Patient and tumour biology predict survival beyond the Milan criteria in liver transplantation for hepatocellular carcinoma.

Research paper by Andreas A Andreou, Safak S Gül, Andreas A Pascher, Wenzel W Schöning, Hussein H Al-Abadi, Marcus M Bahra, Fritz F Klein, Timm T Denecke, Benjamin B Strücker, Gero G Puhl, Johann J Pratschke, Daniel D Seehofer

Indexed on: 30 Sep '14Published on: 30 Sep '14Published in: HPB


Patients with hepatocellular carcinoma (HCC) beyond the Milan criteria are not considered for liver transplantation (LT) in many centres; however, LT may be the only treatment able to achieve long-term survival in patients with unresectable HCC. The aim of this study was to assess the role of recipient age and tumour biology expressed by the DNA index in the selection of HCC patients for LT.Clinicopathological data of 364 patients with HCC who underwent LT between 1989 and 2010 were evaluated. Overall survival (OS) was analysed by patient age, tumour burden based on Milan criteria and the DNA index.After a median follow-up time of 78 months, the median survival was 100 months. Factors associated with OS on univariate analysis included Milan criteria, patient age, hepatitis C infection, alpha-fetoprotein (AFP) level, the DNA index, number of HCC, diameter of HCC, bilobar HCC, microvascular tumour invasion and tumour grading. On multivariate analysis, HCC beyond Milan criteria and the DNA index >1.5 independently predicted a worse OS. When stratifying patients by both age and Milan criteria, patients ≤ 60 years with HCC beyond Milan criteria had an OS comparable to that of patients >60 years within Milan criteria (10-year OS: 33% versus 37%, P = 0.08). Patients ≤ 60 years with HCC beyond Milan criteria but a favourable DNA index ≤ 1.5 achieved excellent long-term outcomes, comparable with those of patients within Milan criteria.Patients ≤ 60 years may undergo LT for HCC with favourable outcomes independently of their tumour burden. Additional assessment of tumour biology, e.g. using the DNA index, especially in this subgroup of patients can support the selection of LT candidates who may derive the most long-term survival benefit, even if Milan criteria are not fulfilled.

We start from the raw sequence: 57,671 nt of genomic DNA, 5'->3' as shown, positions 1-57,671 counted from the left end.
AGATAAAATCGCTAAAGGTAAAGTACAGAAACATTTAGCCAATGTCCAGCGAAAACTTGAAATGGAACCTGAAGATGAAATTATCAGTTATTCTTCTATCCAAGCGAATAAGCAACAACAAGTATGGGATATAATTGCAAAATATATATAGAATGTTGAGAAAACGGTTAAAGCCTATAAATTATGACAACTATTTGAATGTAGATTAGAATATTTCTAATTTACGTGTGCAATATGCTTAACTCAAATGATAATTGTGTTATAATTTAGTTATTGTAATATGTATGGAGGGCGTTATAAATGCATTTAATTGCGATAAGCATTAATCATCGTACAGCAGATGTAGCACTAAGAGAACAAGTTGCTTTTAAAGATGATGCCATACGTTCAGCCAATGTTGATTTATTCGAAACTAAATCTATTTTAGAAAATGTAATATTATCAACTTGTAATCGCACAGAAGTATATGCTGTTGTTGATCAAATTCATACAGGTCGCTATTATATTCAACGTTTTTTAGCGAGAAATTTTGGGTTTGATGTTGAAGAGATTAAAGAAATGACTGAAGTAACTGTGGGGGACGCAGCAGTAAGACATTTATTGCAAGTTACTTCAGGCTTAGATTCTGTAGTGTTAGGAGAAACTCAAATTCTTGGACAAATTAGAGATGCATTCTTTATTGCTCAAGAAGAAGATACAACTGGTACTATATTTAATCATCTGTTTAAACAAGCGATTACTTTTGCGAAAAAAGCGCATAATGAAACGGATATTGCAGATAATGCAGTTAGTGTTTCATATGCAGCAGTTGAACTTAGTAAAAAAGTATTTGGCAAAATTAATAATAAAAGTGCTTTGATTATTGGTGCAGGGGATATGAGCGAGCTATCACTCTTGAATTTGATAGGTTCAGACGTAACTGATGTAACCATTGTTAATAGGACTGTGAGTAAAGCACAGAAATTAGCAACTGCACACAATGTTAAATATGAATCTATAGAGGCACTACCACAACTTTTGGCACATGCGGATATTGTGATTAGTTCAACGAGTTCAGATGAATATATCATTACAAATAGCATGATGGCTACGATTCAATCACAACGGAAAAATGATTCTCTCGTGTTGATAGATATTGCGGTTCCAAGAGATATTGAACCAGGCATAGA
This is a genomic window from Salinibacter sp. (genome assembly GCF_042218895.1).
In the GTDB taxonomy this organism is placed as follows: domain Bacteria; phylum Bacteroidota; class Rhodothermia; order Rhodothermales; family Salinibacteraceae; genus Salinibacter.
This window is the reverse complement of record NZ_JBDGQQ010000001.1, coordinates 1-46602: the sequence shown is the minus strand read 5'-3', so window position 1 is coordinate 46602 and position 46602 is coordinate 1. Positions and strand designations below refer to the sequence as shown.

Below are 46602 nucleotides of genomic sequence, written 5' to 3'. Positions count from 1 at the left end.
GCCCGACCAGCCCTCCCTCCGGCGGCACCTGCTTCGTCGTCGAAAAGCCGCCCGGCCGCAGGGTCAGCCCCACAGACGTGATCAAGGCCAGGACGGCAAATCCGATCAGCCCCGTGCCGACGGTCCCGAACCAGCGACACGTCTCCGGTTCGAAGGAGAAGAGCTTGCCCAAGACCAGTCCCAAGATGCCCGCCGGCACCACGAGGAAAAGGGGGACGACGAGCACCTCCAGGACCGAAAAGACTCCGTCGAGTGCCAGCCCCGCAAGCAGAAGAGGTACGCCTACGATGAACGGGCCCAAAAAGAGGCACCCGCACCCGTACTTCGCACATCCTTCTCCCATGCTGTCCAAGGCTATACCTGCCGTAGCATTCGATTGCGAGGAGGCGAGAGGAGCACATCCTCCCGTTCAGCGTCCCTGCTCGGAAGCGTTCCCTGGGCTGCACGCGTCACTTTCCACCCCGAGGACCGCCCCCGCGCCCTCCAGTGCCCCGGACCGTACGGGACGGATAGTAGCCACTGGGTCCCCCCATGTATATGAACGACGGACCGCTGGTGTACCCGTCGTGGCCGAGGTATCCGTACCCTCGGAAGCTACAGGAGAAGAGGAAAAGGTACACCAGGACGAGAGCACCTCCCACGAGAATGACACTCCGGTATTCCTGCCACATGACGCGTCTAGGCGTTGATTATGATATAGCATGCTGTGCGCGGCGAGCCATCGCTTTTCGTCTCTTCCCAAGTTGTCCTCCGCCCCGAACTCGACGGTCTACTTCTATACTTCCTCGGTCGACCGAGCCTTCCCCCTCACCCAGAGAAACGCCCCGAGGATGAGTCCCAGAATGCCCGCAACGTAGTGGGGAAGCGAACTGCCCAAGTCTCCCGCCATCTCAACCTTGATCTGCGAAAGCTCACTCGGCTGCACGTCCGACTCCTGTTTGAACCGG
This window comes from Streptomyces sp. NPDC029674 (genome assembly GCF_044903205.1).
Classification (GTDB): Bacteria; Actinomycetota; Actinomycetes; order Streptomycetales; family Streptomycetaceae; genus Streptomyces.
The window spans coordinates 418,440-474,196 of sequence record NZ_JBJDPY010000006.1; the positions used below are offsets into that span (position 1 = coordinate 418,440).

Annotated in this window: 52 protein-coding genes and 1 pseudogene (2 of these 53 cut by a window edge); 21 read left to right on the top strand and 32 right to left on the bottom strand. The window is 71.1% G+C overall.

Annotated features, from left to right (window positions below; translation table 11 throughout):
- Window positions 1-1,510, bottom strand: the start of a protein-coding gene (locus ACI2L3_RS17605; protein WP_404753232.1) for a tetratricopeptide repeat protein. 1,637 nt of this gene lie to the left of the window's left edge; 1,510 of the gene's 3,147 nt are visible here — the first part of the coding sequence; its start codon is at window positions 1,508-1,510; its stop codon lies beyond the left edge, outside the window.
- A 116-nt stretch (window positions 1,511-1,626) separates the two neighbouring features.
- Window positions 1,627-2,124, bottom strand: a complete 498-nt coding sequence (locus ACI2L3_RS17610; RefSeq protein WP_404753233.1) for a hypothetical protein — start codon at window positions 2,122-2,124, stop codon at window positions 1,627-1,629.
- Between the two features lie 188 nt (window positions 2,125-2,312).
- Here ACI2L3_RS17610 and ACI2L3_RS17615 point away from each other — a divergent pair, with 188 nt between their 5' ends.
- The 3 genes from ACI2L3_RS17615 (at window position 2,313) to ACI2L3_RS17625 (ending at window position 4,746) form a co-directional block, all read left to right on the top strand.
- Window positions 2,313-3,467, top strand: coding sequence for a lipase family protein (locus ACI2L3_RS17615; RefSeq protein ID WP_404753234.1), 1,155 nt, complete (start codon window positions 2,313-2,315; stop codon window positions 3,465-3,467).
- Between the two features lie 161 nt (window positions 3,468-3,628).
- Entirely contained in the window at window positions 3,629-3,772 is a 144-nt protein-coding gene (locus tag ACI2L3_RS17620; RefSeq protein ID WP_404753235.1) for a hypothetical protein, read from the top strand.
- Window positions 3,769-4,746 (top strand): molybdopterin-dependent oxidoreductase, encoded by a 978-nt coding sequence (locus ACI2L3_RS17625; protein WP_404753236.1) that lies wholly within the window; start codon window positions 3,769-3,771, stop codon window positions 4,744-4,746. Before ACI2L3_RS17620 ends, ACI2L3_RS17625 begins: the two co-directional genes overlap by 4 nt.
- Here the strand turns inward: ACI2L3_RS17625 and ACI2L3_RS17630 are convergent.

More like this: